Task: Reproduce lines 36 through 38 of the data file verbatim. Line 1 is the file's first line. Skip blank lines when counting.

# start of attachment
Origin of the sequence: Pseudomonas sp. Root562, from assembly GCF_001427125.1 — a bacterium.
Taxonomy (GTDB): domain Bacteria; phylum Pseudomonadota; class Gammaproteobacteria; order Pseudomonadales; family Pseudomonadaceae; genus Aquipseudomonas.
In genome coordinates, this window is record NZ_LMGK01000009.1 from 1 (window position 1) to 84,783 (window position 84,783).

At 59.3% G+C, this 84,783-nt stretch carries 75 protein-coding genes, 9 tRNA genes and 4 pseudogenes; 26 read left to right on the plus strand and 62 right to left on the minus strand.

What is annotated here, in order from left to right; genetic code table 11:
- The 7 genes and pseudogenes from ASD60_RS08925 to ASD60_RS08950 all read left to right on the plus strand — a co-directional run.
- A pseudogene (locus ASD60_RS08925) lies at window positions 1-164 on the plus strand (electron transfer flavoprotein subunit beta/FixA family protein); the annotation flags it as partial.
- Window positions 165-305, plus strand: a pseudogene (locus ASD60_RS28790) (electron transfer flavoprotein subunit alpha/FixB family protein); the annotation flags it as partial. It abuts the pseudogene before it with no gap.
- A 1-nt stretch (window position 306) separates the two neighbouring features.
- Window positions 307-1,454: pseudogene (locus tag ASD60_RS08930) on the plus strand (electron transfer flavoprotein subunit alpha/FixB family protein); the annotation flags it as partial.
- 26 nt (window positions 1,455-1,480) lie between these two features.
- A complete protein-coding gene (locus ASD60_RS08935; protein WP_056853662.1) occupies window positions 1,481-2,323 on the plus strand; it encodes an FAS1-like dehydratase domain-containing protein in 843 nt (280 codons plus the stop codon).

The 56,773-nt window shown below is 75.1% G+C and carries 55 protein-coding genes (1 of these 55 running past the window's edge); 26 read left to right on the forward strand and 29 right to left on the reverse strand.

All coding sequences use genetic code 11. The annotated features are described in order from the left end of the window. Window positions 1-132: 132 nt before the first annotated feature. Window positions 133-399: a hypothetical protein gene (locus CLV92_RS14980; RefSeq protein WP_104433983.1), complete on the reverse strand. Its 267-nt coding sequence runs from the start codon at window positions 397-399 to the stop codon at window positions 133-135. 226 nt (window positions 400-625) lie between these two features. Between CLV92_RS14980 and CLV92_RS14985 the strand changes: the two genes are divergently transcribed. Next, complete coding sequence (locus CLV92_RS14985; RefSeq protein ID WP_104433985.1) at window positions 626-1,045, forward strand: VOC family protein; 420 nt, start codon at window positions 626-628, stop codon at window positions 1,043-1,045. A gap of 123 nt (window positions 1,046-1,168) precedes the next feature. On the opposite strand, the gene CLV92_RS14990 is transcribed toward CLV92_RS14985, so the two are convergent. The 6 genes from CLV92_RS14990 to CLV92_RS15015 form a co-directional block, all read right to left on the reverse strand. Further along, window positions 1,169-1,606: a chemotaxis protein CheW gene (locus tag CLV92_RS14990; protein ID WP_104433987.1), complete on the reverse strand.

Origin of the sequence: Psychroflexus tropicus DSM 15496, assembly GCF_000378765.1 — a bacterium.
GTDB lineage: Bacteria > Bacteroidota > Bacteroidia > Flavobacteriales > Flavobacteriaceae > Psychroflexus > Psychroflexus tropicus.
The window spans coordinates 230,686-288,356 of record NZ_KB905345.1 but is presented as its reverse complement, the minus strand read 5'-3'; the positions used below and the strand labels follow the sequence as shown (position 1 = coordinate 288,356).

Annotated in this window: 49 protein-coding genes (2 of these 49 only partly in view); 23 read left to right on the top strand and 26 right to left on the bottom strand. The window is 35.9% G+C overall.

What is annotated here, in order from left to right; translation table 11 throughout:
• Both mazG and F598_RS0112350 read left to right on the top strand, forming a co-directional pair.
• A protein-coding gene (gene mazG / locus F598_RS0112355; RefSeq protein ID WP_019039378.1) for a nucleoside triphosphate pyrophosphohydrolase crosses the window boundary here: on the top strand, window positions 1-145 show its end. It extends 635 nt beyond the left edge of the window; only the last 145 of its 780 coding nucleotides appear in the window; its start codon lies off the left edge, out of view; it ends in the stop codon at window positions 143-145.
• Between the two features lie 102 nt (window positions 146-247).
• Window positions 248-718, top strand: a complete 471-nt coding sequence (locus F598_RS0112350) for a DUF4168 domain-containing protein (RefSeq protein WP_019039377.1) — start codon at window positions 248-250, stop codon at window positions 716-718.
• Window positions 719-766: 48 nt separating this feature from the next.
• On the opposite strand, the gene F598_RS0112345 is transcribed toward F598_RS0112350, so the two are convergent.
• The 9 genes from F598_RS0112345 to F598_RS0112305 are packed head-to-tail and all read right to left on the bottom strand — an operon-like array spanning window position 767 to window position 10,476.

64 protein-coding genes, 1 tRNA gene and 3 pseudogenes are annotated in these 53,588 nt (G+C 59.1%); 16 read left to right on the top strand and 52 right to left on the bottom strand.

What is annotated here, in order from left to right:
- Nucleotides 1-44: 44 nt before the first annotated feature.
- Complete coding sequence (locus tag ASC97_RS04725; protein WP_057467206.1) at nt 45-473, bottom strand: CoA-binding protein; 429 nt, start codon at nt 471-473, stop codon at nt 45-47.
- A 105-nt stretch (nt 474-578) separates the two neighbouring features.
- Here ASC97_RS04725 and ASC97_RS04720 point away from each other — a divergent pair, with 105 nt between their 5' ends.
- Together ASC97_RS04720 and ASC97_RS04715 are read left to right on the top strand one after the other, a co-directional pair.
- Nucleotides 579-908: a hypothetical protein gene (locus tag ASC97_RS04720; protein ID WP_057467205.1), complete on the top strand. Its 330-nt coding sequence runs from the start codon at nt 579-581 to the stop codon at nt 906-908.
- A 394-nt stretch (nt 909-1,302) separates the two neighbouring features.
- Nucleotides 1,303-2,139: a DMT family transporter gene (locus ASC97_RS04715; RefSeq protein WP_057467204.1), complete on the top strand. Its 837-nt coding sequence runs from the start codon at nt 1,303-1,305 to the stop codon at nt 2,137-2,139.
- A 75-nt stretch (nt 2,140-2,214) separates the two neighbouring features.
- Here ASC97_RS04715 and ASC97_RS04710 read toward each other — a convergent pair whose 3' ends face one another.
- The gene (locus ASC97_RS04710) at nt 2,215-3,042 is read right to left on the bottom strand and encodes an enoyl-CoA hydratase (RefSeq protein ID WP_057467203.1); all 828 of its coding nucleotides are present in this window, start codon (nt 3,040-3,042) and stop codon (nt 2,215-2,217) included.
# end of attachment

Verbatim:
- Nucleotides 1,303-2,139: a DMT family transporter gene (locus ASC97_RS04715; RefSeq protein WP_057467204.1), complete on the top strand. Its 837-nt coding sequence runs from the start codon at nt 1,303-1,305 to the stop codon at nt 2,137-2,139.
- A 75-nt stretch (nt 2,140-2,214) separates the two neighbouring features.
- Here ASC97_RS04715 and ASC97_RS04710 read toward each other — a convergent pair whose 3' ends face one another.